“We Are Baptized for This Moment” (Acts 2:14a, 22-47)

The Holy Trinity
Sunday, May 26, 2013

“We Are Baptized for This Moment” (Acts 2:14a, 22-47)

Today is Holy Trinity Sunday, the day in the church year when we most give attention to the great biblical doctrine of the Holy Trinity, the truth that the one true God is the triune God, Father, Son, and Holy Spirit. For example, on this day we confess the Athanasian Creed–like the Apostles’ Creed and the Nicene, a trinitarian creed and one we believe, teach, and confess all year round, but we speak the Athanasian Creed aloud on this day, since it goes into the most depth and detail on the doctrine of the Trinity.

Today is Holy Trinity Sunday. But really, every Sunday is a Holy Trinity Sunday, since we are gathered here, as we say at the start of the service, “in the name of the Father and of the Son and of the Holy Spirit.” Indeed, for the Christian, every day is a Holy Trinity Day, since each of us has been baptized in the name of the triune God, and we live in our baptism daily.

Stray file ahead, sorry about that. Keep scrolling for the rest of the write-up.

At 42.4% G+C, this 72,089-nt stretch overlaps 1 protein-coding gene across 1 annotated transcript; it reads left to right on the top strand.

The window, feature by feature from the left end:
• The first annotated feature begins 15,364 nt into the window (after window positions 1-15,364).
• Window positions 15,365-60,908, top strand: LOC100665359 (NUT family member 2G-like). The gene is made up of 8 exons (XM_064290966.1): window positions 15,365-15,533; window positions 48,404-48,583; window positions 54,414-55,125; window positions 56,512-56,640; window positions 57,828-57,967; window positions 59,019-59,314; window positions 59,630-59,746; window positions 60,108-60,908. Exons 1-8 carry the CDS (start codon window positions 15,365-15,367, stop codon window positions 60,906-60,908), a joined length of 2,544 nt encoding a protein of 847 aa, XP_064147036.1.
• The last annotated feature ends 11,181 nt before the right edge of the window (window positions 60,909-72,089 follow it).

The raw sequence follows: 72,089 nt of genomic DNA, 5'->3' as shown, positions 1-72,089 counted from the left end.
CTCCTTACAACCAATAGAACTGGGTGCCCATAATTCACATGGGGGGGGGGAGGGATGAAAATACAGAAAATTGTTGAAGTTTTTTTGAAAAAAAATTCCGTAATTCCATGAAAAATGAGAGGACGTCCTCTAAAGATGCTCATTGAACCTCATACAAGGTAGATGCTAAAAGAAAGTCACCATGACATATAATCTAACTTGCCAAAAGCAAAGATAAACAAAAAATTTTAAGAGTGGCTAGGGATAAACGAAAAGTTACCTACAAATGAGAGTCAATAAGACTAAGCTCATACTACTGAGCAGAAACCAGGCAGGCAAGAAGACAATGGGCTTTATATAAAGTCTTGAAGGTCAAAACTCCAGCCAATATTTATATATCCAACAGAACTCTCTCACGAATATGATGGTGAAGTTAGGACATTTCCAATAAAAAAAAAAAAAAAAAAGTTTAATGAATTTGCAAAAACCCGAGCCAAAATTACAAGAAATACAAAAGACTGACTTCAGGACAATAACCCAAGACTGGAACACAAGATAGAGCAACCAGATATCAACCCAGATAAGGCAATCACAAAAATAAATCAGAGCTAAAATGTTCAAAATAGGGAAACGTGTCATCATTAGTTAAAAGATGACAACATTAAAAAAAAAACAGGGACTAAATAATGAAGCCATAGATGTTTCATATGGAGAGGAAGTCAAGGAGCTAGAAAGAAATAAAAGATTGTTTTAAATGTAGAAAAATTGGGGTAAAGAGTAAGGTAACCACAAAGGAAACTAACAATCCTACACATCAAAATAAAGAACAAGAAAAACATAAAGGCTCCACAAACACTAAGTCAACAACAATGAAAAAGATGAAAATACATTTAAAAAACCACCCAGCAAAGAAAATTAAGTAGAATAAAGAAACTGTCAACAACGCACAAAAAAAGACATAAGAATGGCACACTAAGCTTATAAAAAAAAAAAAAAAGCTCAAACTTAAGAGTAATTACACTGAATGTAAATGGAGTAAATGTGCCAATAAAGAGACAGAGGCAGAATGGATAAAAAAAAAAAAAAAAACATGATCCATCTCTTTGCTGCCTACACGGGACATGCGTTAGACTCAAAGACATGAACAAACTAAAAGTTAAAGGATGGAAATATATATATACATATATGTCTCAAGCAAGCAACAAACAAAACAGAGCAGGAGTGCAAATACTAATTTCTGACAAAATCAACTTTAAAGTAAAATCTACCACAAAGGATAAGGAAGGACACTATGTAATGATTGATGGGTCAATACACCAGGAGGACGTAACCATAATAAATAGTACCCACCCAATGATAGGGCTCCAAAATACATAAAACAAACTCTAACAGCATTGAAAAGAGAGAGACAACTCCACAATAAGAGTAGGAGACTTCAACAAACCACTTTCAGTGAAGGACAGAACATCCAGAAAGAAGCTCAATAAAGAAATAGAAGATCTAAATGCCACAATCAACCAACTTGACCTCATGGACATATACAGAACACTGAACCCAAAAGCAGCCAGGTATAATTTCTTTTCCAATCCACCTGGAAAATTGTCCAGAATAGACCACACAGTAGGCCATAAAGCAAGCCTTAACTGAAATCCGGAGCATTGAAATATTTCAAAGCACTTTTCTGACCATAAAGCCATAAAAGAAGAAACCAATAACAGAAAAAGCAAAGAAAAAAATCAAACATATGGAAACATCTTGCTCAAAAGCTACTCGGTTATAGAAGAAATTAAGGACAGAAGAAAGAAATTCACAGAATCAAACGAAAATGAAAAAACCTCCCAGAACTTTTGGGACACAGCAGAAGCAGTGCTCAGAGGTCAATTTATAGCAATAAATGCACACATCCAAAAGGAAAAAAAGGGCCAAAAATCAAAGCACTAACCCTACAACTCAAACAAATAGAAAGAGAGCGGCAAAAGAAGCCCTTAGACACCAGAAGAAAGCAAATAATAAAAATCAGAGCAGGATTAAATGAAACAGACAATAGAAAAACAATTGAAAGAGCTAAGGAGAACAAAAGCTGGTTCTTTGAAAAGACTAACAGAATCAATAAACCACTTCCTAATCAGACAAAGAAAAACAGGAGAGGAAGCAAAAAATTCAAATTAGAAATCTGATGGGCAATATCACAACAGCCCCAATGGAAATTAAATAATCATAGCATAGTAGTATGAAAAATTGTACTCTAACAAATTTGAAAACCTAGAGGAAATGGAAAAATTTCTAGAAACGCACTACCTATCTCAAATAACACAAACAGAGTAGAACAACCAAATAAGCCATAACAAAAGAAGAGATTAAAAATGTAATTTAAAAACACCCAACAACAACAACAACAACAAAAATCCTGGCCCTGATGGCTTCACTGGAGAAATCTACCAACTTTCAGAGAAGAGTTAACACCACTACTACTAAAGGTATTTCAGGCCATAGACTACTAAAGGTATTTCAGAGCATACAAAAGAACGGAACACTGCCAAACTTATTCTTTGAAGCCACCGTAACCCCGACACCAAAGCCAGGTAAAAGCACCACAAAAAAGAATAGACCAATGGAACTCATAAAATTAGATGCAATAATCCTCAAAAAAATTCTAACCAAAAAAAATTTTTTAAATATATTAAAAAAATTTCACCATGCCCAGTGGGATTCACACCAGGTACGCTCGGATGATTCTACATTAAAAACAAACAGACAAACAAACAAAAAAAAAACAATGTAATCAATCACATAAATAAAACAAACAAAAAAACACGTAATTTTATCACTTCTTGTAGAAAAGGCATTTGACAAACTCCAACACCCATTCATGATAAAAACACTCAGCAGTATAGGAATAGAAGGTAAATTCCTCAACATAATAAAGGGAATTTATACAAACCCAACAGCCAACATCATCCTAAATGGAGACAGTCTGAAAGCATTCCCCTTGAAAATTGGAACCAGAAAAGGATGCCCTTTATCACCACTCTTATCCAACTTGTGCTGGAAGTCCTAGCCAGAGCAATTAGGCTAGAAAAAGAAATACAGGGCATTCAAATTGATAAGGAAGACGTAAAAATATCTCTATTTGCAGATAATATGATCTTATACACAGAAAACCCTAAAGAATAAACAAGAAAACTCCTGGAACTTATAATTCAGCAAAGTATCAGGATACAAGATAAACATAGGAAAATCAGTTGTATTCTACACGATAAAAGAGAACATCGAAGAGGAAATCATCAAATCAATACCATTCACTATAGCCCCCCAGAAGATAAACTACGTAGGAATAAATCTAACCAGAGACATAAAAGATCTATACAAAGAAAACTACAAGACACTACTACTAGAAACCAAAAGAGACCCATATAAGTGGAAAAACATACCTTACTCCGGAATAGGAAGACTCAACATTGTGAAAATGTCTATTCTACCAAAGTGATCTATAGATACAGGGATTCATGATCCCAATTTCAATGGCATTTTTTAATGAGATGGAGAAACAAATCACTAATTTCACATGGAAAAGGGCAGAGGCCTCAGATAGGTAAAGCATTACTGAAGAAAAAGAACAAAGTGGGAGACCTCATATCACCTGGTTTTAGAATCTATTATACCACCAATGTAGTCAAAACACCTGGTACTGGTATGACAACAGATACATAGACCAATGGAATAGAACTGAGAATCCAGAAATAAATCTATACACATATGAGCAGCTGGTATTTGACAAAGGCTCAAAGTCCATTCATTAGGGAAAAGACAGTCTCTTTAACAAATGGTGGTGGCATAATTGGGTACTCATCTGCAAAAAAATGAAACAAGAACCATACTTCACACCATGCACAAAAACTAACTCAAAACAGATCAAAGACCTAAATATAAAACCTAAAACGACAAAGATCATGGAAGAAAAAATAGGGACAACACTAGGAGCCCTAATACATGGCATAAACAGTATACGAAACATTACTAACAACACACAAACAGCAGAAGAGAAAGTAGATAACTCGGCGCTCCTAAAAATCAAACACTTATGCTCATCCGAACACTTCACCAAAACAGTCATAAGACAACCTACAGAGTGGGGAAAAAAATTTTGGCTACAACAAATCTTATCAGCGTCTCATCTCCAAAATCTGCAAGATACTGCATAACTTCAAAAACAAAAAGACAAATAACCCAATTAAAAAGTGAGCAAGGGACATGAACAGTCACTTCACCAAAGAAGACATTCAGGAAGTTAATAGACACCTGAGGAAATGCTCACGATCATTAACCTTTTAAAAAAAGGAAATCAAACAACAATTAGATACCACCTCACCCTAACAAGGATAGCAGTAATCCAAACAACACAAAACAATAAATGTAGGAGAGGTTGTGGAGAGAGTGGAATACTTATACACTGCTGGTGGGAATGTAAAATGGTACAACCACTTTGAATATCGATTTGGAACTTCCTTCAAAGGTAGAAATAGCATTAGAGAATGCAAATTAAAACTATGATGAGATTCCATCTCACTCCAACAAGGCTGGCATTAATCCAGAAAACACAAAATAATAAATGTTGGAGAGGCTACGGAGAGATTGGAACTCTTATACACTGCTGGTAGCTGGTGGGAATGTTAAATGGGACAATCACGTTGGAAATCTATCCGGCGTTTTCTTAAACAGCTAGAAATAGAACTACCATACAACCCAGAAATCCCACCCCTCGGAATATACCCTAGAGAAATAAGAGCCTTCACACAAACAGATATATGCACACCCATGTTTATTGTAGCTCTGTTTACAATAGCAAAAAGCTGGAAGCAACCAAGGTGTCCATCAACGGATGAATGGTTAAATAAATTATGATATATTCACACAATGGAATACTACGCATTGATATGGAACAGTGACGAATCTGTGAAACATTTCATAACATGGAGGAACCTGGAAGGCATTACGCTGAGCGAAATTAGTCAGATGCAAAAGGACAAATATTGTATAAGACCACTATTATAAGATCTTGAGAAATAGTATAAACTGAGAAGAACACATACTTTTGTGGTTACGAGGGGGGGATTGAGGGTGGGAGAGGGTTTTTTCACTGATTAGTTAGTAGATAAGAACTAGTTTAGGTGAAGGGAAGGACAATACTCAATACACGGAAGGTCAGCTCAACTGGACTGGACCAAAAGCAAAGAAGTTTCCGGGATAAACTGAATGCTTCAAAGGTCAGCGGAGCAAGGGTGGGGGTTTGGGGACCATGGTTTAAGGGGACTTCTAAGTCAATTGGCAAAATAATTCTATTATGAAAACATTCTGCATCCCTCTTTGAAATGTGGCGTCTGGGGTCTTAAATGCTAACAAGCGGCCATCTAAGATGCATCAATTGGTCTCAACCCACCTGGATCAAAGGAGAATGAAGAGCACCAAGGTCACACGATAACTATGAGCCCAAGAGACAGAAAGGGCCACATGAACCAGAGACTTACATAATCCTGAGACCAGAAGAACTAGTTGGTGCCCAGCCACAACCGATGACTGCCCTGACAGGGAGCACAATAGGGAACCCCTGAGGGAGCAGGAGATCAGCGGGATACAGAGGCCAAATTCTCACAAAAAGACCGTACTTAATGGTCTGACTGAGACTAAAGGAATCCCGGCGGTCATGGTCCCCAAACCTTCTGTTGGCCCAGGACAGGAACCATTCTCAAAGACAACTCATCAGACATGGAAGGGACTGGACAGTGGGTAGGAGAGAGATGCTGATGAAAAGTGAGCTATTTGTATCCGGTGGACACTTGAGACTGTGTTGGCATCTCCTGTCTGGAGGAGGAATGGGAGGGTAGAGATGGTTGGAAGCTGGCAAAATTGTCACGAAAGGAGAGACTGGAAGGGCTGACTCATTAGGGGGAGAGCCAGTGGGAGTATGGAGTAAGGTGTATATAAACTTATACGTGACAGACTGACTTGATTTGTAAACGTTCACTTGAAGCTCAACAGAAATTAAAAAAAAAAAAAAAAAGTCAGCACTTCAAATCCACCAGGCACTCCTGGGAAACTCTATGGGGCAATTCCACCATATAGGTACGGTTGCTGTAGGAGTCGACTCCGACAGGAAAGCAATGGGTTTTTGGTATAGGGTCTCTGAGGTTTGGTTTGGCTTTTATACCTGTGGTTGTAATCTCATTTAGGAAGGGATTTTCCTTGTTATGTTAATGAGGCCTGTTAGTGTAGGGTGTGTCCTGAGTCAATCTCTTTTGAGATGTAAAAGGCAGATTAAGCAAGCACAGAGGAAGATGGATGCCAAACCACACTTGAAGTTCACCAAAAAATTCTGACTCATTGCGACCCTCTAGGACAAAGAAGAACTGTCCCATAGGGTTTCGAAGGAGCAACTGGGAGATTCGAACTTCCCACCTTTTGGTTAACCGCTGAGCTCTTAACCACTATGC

And that brings us to our message this morning, namely, “We Are Baptized for This Moment.” This is picking up on the theme of our synod’s national convention coming up in July, which is, “Baptized for This Moment.” And in that connection, we will be having a five-part Bible study by that title, starting this Wednesday. I hope many of you can come.

And so, for right now, we consider as our theme today: “We Are Baptized for this Moment.” Briefly now, I want us to focus on these three points: 1) We are baptized in the name of the Holy Trinity. 2) We are baptized into a life of repentance and forgiveness. And 3) We are baptized for this moment–for witness, for mercy, and for life together.

First, then: We are baptized in the name of the Holy Trinity. Notice, I said, “We are baptized.” Could I have said, “I was baptized”? Yes. So how do I get from “I was baptized” to “We are baptized”? For myself, I was baptized on September 10, 1953. But that baptism was more, far more, than a one-time event that got me a ticket to heaven when I die, but nothing more in between. No, my baptism, your baptism, is more than an event in the distant past that only has meaning for the distant future. Your baptism has significance for every day of your life, every moment that you live and breathe as a Christian. It is your identity, it is your security, it is your meaning and purpose for every day of your life. This is why I can say, “I am baptized,” present tense.